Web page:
As of Sept. 29, the Biden administration had technically brought over 11,409 refugees for fiscal year 2021, which ends Sept. 30 (today), a State Department spokesperson told our own NAHAL TOOSI. In its final full fiscal year, the Trump administration resettled 11,814 refugees.

The Biden number does include several hundred Afghans who were processed through traditional refugee programs. But for the most part, it doesn’t count Afghans brought over as parolees or under other programs during the recent U.S. evacuations from the country.

Still, many of the same people inside and outside government who help resettle refugees are also helping resettle the evacuees. Of the people evacuated, some 54,000 were parolees, a senior administration official said. Combined, that means the U.S. refugee program in effect has resettled around 65,000 people this fiscal year.

That beats the 62,500 refugee cap set by Biden after some controversy earlier this year. It was a goal many thought would not be met because of the time it would take to rebuild the refugee program following Trump’s efforts to effectively eliminate it. The Afghan crisis, however, turbocharged that rebuilding effort, the senior administration official said.

DOD AND STATE FIGHT OVER EVAC TIMELINE: The Pentagon and State Department are swiping at each other, dueling over who dillydallied on evacuating Americans as Afghanistan fell. Our own LARA SELIGMAN has the latest twist in the fight:

In a closed session with senators on Tuesday, Gen. MARK MILLEY, the chair of the Joint Chiefs of Staff, reportedly blamed the State Department in blunt comments, saying officials “waited too long” to order the operation, according to Axios.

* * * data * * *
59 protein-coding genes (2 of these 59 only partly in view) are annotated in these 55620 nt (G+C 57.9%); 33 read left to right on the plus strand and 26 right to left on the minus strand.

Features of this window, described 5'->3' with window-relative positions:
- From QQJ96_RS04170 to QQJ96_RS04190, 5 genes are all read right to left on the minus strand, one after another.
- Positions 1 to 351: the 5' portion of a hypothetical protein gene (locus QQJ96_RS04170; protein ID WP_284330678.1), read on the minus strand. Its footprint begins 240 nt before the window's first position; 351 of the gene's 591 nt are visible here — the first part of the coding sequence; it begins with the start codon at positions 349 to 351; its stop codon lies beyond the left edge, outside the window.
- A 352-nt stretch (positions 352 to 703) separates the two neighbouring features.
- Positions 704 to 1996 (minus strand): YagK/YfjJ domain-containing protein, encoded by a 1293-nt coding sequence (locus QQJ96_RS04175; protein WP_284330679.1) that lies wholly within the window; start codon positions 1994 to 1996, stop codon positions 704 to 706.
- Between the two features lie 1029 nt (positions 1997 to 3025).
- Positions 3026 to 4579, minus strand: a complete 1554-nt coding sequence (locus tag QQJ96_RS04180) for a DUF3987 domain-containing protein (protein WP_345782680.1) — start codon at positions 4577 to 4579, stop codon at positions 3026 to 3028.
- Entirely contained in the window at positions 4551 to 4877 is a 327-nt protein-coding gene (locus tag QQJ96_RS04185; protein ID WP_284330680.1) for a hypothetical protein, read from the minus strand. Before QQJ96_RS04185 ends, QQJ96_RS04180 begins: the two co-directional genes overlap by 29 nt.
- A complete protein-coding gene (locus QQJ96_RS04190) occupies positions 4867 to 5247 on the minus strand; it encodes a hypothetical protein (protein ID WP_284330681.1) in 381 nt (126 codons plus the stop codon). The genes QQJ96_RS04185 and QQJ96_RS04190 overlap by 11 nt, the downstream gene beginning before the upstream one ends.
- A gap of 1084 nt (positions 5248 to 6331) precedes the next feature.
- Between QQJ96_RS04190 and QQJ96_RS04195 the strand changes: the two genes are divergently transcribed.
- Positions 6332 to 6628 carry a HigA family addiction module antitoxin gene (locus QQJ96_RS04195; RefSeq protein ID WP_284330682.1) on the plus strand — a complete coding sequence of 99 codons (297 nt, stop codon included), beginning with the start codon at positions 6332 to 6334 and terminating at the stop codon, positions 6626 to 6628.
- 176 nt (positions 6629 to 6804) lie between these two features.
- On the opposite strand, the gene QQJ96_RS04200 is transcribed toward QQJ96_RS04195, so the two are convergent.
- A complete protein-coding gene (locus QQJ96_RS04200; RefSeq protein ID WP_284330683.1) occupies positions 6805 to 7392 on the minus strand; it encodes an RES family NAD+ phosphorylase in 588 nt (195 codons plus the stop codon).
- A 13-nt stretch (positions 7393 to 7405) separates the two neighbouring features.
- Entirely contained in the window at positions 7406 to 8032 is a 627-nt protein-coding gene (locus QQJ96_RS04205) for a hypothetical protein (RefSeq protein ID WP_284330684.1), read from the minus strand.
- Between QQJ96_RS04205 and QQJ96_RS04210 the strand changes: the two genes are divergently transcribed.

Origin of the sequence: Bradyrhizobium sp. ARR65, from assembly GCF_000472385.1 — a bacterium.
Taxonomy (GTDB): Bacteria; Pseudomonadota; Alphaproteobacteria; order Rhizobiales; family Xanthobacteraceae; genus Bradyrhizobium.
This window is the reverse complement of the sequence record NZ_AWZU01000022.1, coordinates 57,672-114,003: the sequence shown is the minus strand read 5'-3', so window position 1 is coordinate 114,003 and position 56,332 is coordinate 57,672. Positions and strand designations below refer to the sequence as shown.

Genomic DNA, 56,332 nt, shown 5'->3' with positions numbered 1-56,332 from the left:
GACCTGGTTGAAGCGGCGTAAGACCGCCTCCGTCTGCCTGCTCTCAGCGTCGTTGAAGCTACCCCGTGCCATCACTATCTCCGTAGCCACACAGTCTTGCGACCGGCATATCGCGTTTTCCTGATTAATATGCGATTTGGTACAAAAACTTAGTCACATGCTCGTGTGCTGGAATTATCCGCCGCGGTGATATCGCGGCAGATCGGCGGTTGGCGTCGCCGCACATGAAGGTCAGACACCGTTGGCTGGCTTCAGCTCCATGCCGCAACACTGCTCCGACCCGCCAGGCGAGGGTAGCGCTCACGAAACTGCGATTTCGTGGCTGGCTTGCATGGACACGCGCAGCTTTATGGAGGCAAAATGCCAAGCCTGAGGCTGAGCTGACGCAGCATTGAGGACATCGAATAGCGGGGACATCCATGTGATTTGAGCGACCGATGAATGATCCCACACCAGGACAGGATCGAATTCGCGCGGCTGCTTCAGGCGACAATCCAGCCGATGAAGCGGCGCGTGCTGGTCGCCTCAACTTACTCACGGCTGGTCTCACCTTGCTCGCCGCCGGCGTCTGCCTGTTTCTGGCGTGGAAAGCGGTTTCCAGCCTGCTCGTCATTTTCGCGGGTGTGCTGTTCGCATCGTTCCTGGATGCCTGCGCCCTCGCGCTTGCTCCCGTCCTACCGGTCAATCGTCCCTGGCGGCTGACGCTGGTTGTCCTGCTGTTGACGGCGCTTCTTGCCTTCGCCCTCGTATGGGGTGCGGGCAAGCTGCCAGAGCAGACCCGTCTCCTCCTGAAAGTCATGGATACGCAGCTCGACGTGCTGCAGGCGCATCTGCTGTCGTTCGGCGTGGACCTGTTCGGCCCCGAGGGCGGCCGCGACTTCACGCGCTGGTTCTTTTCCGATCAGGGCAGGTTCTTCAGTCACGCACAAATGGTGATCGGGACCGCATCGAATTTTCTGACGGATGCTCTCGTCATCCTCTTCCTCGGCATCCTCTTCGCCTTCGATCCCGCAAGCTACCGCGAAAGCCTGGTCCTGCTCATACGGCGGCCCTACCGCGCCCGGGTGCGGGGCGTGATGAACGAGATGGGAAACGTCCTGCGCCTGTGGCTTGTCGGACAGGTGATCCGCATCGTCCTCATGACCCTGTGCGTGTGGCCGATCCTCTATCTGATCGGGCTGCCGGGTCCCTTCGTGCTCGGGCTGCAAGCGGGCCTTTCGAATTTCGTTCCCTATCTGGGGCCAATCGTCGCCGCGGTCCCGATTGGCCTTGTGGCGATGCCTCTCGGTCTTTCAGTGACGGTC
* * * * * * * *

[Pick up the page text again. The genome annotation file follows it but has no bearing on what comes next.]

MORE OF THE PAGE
But two senior State Department officials told Seligman that Milley never pushed for an earlier evacuation in the days before Kabul fell.

On Aug. 6, senior leaders from the Pentagon, State Department, National Security Council, the intelligence community and U.S. Central Command gathered for a table-top exercise to go over plans for a possible non-combatant evacuation, or NEO, the State Department officials said. No military representative there objected to the plan, which involved keeping embassy staffers on the ground past the military withdrawal, they said.

“Nobody at that meeting said ‘it’s time to pull the trigger on the NEO,’” one of the officials said. Neither did Milley propose a faster evacuation in subsequent meetings about Afghanistan, the other State official added.

In fact, as the Taliban advanced on Kabul on Aug. 12, Biden’s top national security advisers decided it was time to bail out.

Given the rapidly deteriorating security situation, the U.S. would shutter the embassy in Kabul by Aug. 31, they decided, instead of keeping staff there after the military was gone, two senior State Department officials told Seligman.

U.S. CONSIDERS RUSSIAN BASES FOR COUNTERRORISM OPS: In a classified hearing following public testimony Tuesday, three top Pentagon leaders — Defense Secretary LLOYD AUSTIN, Gen. Milley and Gen. FRANK MCKENZIE — told senators the United States was seriously considering using Russian military bases to host American counterterrorism operations that could surveil and strike targets in Afghanistan, per our own ANDREW DESIDERIO and Seligman.

The top brass confirmed the United States was in talks with the governments of countries bordering Afghanistan — including Tajikistan, Uzbekistan, Kyrgyzstan and others — to house the “over the horizon” capabilities on sites that could be run by the Russians out of central Asia.

Austin publicly acknowledged the United States has asked Russia for “clarification” about President VLADIMIR PUTIN’s offer to host the American ops, and senators said Milley privately described the nature of his conversations with his Russian counterpart, VALERY GERASIMOV. McKenzie also privately detailed specific types of aircraft and launching points that could be used to strike terrorist targets in Afghanistan.

INDIA SANCTIONS?: A single Russian air defense system has loomed large over U.S. foreign policy recently. First it was Turkey, who was kicked out of the F-35 program and saw its defense industry slapped with U.S. sanctions last year after purchasing a Russian S-400 air and missile defense battery.